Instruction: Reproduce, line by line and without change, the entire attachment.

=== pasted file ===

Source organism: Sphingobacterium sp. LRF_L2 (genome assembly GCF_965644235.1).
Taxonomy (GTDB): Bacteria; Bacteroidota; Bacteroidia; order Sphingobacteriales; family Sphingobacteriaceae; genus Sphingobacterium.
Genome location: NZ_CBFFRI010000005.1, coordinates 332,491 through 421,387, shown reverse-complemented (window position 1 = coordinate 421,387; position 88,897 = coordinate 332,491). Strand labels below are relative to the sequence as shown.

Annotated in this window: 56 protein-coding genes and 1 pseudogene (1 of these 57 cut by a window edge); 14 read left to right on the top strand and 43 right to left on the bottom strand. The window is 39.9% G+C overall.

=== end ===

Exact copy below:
Source organism: Sphingobacterium sp. LRF_L2 (genome assembly GCF_965644235.1).
Taxonomy (GTDB): Bacteria; Bacteroidota; Bacteroidia; order Sphingobacteriales; family Sphingobacteriaceae; genus Sphingobacterium.
Genome location: NZ_CBFFRI010000005.1, coordinates 332,491 through 421,387, shown reverse-complemented (window position 1 = coordinate 421,387; position 88,897 = coordinate 332,491). Strand labels below are relative to the sequence as shown.

Annotated in this window: 56 protein-coding genes and 1 pseudogene (1 of these 57 cut by a window edge); 14 read left to right on the top strand and 43 right to left on the bottom strand. The window is 39.9% G+C overall.